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Police Corruption Probe Spreads to Other Divisions

TIMES STAFF WRITERS

The Los Angeles Police Department’s corruption probe has spread beyond the boundaries of the gritty Rampart Division and now includes alleged crimes or misconduct in at least three other areas of the city, according to interviews and documents obtained by The Times.

Internal LAPD and district attorney’s documents show for the first time that authorities are exploring allegations that police crimes or misconduct occurred in the department’s Central, 77th and Southeast divisions.

As in Rampart, the allegations include officers planting drugs, making false arrests and covering up at least one unjustified shooting.

Although LAPD Chief Bernard C. Parks and Dist. Atty. Gil Garcetti have said they will follow the worst police corruption scandal in city history wherever it leads, neither official has yet publicly acknowledged that the allegations under investigation extend beyond Rampart.

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On Thursday Cmdr. David J. Kalish, the department’s spokesman, confirmed that the alleged corruption was more widespread.

“Apparently we had two officers assigned to Rampart who transferred to another division and took their bad habits with them,” he said. “There are other serious acts of misconduct that we have uncovered . . . in various parts of the department, but they are isolated and there is no nexus to the Rampart corruption.”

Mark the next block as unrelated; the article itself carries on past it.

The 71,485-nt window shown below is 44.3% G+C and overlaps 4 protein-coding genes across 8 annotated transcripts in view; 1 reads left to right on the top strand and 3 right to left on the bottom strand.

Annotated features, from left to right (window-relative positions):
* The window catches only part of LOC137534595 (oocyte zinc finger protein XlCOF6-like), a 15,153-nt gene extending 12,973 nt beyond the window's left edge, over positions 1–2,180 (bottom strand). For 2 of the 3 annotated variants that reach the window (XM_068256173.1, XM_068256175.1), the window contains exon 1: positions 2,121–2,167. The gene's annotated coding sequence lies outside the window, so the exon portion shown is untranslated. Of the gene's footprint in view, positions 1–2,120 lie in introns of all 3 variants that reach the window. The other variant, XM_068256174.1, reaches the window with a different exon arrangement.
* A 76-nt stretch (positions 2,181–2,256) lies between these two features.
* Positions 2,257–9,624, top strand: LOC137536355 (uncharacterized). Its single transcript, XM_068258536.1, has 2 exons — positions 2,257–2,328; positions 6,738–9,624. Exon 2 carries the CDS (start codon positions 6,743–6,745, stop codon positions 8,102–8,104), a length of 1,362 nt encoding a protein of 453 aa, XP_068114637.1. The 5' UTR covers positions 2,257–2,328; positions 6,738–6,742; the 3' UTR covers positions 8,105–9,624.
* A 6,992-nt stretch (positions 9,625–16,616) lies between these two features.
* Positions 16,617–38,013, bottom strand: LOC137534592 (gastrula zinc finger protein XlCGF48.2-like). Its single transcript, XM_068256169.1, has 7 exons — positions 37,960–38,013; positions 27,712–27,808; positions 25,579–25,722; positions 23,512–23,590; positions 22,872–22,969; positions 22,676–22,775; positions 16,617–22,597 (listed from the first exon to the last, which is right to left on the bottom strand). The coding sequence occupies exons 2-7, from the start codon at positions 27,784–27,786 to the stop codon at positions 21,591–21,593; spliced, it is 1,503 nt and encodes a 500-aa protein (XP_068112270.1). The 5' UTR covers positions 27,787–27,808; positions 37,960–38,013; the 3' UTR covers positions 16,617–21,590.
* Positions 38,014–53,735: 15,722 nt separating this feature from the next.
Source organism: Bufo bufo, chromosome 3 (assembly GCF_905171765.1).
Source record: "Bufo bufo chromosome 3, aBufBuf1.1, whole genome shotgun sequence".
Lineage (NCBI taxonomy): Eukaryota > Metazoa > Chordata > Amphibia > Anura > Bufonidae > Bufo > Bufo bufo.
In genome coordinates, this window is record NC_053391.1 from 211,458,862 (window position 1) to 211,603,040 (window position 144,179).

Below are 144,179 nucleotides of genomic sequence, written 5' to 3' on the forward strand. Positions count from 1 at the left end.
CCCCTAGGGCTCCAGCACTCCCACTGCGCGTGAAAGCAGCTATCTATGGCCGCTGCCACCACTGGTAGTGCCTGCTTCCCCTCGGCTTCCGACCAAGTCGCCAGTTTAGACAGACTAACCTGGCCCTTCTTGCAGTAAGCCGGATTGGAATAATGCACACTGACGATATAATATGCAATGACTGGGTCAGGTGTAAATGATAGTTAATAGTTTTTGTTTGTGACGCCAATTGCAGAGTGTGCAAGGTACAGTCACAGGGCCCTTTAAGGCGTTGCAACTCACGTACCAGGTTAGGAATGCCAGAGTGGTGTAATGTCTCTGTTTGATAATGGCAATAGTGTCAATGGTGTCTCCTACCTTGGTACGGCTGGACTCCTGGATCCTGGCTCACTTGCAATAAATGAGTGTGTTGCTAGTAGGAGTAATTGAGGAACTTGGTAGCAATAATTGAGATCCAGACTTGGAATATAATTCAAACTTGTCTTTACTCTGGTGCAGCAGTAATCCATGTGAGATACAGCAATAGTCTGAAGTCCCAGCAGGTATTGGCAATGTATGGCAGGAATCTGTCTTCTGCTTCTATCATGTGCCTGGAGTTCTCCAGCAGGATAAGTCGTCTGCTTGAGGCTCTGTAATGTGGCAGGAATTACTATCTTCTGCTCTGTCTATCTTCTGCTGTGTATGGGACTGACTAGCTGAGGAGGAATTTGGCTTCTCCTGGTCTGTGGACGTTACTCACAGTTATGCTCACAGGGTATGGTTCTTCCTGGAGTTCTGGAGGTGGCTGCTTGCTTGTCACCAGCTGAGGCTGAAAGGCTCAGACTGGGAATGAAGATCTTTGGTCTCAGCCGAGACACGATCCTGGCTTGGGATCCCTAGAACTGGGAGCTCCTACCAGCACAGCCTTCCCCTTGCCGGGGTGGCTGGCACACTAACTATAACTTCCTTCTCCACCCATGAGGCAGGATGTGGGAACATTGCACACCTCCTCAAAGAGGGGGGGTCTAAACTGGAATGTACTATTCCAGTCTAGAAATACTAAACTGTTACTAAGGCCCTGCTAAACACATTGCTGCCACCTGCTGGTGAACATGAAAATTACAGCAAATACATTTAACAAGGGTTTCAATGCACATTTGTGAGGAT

One indication that the probe has moved beyond Rampart was hinted at in letters that prosecutors sent to the LAPD earlier this month during the high-profile squabble between the two agencies over access to investigative material. Deputy Dist. Atty. Richard Rosenthal--a key member of the prosecution’s anti-corruption team--wrote to the LAPD on March 16 requesting internal affairs files on Southeast Division Officers Jeffrey Robb and William Ferguson and Central Division Officers Christopher Coppock and David Cochrane. The letter did not provide details about the files being sought.

But according to other documents obtained by The Times, Robb and Ferguson, who transferred to Southeast from Rampart, are under investigation for a variety of alleged crimes and misconduct.

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Ferguson is facing internal discipline in connection with a Feb. 15, 1999, incident in which he allegedly entered a residence without probable cause, searched it without a warrant, threatened to plant crack cocaine on a suspect, intimidated a witness and falsely arrested a man whom he had challenged to a fight, documents show.

In a separate charge, Ferguson is accused of keeping a handgun replica in his LAPD duffel bag. Investigators on the corruption task force suspect that officers kept such items on hand to plant in the event they shot an unarmed suspect.

Ferguson has been relieved of duty, pending a hearing--in essence an LAPD trial--before a so-called board of rights. He could not be reached for comment.

Robb resigned from the department amid allegations that he submitted a false arrest report Jan. 22, 1999, and then made false and misleading statements to a supervisor on the same day, documents show. Before that, Robb was suspended as the result of an excessive force violation in 1998 in which he allegedly kicked a suspect several times. Robb could not be reached for comment.

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In his letter, Deputy Dist. Atty. Rosenthal also requested Internal Affairs Division files on former Officers Coppock and Cochrane.

Those officers were sued in federal court in December by a 33-year-old man who alleges that they beat him and framed him during a 1997 arrest in the Central Division.

In the suit, Jimmy Lee Render said he was standing with a group of people near East 5th Street and South Crocker Avenue when the two officers ordered them up against a wall. Render said he ran because he thought he had an outstanding warrant for drinking in public and did not want to be arrested.